Second son is on the way, but she had hoped for a daughter
Q: This sounds so stupid and sexist, but here goes:
How do I become okay with the fact that I'm having another boy? I love my son. He is a wonderful and lovely 18-month-old. But I really cherish the close relationship I have with my mother, and now that I'm faced with the possibility of a life with only sons, I feel I'll never have that kind of close, adult connection with my own children.
What's that saying, "A son is a son till he takes a wife, a daughter is a daughter all her life"? I keep telling myself, "You give birth to a person, not a gender," but I'm not feeling it yet.
A: That saying is the only sexist thing here — gak — and it's not stupid to be sad: You just learned you won't get something that you value. You have a great thing with your mom, and you conjured that into a daughter of your own — so your sense of loss is not only totally normal, but also comes from a positive source. Parting with a vision of yourself is always difficult, whether it's about your location ("I always thought I'd live by the ocean"), or occupation ("I always saw myself as a doctor"), or relationships ("I won't fight like my parents did"). Granted, our visions have about a million different ways of not coming true — but that doesn't mean parting with them is easy.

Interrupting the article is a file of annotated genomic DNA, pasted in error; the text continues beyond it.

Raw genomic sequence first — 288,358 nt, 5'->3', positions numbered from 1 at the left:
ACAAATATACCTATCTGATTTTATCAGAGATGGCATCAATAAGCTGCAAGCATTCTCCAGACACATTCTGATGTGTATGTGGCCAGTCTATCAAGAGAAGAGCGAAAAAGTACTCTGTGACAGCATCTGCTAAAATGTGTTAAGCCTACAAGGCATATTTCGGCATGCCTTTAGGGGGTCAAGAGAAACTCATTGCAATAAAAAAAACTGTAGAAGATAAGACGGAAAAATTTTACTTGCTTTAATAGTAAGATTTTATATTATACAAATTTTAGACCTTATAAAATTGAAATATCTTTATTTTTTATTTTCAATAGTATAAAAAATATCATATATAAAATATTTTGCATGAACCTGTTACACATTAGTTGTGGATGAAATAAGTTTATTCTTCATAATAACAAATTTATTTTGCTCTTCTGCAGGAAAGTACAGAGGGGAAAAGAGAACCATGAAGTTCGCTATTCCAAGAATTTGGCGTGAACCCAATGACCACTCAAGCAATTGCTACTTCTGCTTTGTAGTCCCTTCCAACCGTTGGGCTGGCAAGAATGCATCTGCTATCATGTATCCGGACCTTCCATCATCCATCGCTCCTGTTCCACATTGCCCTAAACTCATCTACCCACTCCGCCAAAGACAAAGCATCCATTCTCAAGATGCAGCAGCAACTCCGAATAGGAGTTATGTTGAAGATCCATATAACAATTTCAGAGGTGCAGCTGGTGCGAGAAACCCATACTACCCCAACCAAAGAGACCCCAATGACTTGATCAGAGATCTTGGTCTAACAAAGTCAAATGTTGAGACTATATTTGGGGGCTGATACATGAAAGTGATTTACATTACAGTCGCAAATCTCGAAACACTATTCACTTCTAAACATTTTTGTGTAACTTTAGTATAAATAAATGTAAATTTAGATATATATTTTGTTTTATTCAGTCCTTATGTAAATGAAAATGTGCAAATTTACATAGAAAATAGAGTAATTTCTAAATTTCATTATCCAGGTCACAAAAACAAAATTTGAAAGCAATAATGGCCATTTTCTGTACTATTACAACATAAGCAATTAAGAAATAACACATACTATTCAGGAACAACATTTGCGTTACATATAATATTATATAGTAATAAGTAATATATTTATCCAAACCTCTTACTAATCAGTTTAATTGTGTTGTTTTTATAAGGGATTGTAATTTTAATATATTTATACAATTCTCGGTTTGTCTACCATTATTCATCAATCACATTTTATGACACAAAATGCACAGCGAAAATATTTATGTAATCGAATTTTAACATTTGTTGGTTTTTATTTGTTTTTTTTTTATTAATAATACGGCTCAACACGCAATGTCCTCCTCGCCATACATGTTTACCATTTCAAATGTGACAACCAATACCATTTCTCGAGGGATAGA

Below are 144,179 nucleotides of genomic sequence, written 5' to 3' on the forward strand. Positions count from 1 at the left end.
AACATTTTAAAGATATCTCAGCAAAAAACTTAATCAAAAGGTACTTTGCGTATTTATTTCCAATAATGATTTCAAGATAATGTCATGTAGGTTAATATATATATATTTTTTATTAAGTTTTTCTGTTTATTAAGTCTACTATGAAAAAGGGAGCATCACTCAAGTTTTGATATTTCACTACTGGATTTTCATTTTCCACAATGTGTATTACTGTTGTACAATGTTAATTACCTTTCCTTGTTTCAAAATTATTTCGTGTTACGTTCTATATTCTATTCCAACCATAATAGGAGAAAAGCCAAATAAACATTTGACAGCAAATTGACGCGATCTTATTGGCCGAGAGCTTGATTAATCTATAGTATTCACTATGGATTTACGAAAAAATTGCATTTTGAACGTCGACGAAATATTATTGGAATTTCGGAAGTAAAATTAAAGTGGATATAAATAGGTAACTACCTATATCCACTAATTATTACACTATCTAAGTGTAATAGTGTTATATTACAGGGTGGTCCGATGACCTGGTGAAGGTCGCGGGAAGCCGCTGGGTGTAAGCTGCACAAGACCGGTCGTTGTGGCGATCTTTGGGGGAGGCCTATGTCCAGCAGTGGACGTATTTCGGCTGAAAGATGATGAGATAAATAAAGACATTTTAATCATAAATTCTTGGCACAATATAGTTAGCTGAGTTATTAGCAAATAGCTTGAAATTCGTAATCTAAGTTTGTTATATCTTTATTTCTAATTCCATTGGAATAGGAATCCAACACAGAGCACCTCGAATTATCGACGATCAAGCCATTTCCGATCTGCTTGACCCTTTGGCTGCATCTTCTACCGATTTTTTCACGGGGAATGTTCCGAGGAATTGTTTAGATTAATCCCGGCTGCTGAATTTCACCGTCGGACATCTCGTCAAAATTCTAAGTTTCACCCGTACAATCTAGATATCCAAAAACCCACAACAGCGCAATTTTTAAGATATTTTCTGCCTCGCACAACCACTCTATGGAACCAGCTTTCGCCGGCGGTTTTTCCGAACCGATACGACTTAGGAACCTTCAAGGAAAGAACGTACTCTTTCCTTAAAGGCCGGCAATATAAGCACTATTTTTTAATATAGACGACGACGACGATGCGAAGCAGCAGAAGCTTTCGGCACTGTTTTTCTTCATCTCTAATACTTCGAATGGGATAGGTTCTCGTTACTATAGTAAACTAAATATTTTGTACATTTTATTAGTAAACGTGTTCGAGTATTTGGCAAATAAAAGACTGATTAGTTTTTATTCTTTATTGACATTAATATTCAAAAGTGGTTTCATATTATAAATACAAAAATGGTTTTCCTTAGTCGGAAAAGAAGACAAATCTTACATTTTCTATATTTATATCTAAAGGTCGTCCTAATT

Those million paths to disappointment, though, are actually a useful way to approach your feelings right now: Having another boy was just one way your vision got derailed, and there could have been 999,999 others.
If you had a daughter, for example, there's absolutely no guarantee you'd be close. Let's say the two of you just never clicked, and your closeness never happened — wouldn't that be even more heartbreaking? And what if one of you got sick, what if you and her dad split and he got custody, what if she took up an instrument or sport or other skill that took her out of your home on a daily basis, and she devoted her youth to that?
Just as some twists can take your story in a disappointing direction, there are also twists that turn the narrative in your favor in unexpected ways. You could have a different, but just as great, closeness to your sons as you enjoy with your mom.
In other words, maybe you don't live near the ocean because you found happiness in the mountains, and you're not a doctor because you had to get a job before you could afford med school, and that job fulfilled you.
Your having a boy is nothing more than an unexpected change of direction. You won't be "feeling it" until you get used to your new direction. Your little boy will have a lot to say about that; the chances are overwhelming that once you get to know him, you won't be able to imagine having wanted someone else.
What you can do now is open yourself to that idea — after you snuffle a bit about your nongirl, if that helps. It's an old story, though: You can't imagine it, until one day you do.